I haven’t seen Wonder Woman yet, and if I do I’ll keep my big yap shut about it because anything I said would just be mansplaining. I’m not going to make the same mistake David Edelstein at New York magazine made.
Here are a few excerpts from Edelstein’s recent review of the film that everybody who matters is calling a triumph for all women and a rebuke to the prevailing sexism in Hollywood. (Did I say that right?)
The only grace note in the generally clunky Wonder Woman is its star, the five-foot-ten-inch Israeli actress and model Gal Gadot, who is somehow the perfect blend of superbabe-in-the-woods innocence and mouthiness…
While this Wonder Woman is still into ropes (Diana’s lasso both catches bad guys and squeezes the truth out of them), fans might be disappointed that there’s no trace of the comic’s well-documented S&M kinkiness. With a female director, Patty Jenkins, at the helm, Diana isn’t even photographed to elicit slobbers…
She looks fabulous in her suffragette outfit with little specs, but it’s not until she strips down to her superheroine bodice and shorts, pulls out her sword, and leaps into the fray, that she comes into her own.
Wow. Just… wow.
If you think it’s out of line for a movie critic to talk about the physical appearance of an Amazonian princess who inspires young girls everywhere and definitely wasn’t created by a weirdo bondage freak, you’re not alone. Edelstein’s colleagues at the magazine are not happy with him, as Heat Street notes:
Fellow New York movie critic Emily Yoshida acidly observed on Twitter: “I wasn’t really planning on writing anything about Wonder Woman, but I guess I kind of have to now huh.”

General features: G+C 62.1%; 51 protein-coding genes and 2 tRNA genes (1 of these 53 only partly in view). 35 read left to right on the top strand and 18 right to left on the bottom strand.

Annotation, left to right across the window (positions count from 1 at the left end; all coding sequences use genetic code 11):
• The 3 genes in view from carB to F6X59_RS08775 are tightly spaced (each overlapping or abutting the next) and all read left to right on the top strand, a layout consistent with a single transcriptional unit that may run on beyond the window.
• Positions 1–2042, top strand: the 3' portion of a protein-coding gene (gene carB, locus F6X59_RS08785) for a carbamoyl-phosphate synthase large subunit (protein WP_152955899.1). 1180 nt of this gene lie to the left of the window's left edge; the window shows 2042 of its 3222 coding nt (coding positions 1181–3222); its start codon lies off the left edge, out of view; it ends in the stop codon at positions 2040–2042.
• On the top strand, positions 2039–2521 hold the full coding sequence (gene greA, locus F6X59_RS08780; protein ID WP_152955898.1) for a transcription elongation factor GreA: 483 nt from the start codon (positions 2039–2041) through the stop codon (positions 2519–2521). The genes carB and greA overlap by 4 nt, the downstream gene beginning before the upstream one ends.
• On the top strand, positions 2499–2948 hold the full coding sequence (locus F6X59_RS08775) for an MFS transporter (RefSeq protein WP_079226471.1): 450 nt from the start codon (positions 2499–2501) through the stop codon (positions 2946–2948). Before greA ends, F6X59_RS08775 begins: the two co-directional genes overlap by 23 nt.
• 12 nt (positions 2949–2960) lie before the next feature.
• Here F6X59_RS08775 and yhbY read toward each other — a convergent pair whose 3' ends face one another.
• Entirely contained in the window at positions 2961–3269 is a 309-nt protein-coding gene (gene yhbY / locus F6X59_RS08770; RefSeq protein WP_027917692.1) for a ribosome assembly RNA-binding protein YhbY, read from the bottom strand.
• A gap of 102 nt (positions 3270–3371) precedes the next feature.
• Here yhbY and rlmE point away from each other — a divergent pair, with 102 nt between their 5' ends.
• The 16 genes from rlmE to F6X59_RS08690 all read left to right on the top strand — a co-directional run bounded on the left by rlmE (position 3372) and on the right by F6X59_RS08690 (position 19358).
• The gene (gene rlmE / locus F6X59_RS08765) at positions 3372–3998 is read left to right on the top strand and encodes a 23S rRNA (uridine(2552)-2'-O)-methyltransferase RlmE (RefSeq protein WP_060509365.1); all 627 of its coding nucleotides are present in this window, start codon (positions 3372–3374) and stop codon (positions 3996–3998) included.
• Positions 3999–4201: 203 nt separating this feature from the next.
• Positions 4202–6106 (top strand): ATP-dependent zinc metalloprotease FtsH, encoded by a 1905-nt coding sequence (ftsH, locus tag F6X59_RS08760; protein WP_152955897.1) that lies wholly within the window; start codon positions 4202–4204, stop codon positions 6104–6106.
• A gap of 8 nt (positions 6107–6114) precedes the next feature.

Culture writer Abraham Riseman tweeted: “I have tremendous respect for David Edelstein, but I just want to make clear that his views about WONDER WOMAN do not reflect mine.”
Sources at New York tell Heat Street several staffers intend to tell editor Adam Moss in person that they strongly object to the review’s perceived sexism.
This is the right attitude, and it gives me hope for the future of our country. It’s time to stop talking about the physical features of women who are specifically hired for their physical features.
Although… does this really go far enough? Wonder Woman, both the film and the character, erase the lived experiences of women who were born male. It’s bad enough that creeps like Edelstein notice that a supermodel is good-looking, but the whole thing is pretty damn transphobic smdh.
How about Wonder Person Who Identifies As Female? Tell me I’m right or else you’re a bigot.